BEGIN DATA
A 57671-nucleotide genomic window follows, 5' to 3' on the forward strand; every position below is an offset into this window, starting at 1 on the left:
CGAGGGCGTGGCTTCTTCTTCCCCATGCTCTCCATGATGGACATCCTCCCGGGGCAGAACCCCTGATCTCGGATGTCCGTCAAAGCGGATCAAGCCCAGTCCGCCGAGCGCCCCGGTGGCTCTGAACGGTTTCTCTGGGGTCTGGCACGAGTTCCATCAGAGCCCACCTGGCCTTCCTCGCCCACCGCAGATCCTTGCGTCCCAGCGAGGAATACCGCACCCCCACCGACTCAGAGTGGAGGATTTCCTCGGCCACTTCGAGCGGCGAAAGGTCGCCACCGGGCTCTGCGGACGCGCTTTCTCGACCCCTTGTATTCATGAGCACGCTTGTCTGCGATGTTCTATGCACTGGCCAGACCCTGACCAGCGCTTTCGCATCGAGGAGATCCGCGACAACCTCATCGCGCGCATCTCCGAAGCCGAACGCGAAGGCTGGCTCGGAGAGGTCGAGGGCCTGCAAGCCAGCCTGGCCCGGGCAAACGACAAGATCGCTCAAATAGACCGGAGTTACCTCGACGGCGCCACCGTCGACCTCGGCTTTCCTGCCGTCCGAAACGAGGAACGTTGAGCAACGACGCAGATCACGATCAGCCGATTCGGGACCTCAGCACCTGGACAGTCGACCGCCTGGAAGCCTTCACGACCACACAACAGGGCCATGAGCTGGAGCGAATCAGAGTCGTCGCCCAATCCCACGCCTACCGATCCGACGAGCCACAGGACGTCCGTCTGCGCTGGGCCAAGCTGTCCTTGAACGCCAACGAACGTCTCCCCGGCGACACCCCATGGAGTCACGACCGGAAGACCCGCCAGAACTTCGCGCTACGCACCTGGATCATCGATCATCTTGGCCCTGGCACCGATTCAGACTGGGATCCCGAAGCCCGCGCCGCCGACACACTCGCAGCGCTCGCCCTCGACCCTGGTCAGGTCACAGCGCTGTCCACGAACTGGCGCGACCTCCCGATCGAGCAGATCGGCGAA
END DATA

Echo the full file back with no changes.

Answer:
A 57671-nucleotide genomic window follows, 5' to 3' on the forward strand; every position below is an offset into this window, starting at 1 on the left:
CGAGGGCGTGGCTTCTTCTTCCCCATGCTCTCCATGATGGACATCCTCCCGGGGCAGAACCCCTGATCTCGGATGTCCGTCAAAGCGGATCAAGCCCAGTCCGCCGAGCGCCCCGGTGGCTCTGAACGGTTTCTCTGGGGTCTGGCACGAGTTCCATCAGAGCCCACCTGGCCTTCCTCGCCCACCGCAGATCCTTGCGTCCCAGCGAGGAATACCGCACCCCCACCGACTCAGAGTGGAGGATTTCCTCGGCCACTTCGAGCGGCGAAAGGTCGCCACCGGGCTCTGCGGACGCGCTTTCTCGACCCCTTGTATTCATGAGCACGCTTGTCTGCGATGTTCTATGCACTGGCCAGACCCTGACCAGCGCTTTCGCATCGAGGAGATCCGCGACAACCTCATCGCGCGCATCTCCGAAGCCGAACGCGAAGGCTGGCTCGGAGAGGTCGAGGGCCTGCAAGCCAGCCTGGCCCGGGCAAACGACAAGATCGCTCAAATAGACCGGAGTTACCTCGACGGCGCCACCGTCGACCTCGGCTTTCCTGCCGTCCGAAACGAGGAACGTTGAGCAACGACGCAGATCACGATCAGCCGATTCGGGACCTCAGCACCTGGACAGTCGACCGCCTGGAAGCCTTCACGACCACACAACAGGGCCATGAGCTGGAGCGAATCAGAGTCGTCGCCCAATCCCACGCCTACCGATCCGACGAGCCACAGGACGTCCGTCTGCGCTGGGCCAAGCTGTCCTTGAACGCCAACGAACGTCTCCCCGGCGACACCCCATGGAGTCACGACCGGAAGACCCGCCAGAACTTCGCGCTACGCACCTGGATCATCGATCATCTTGGCCCTGGCACCGATTCAGACTGGGATCCCGAAGCCCGCGCCGCCGACACACTCGCAGCGCTCGCCCTCGACCCTGGTCAGGTCACAGCGCTGTCCACGAACTGGCGCGACCTCCCGATCGAGCAGATCGGCGAA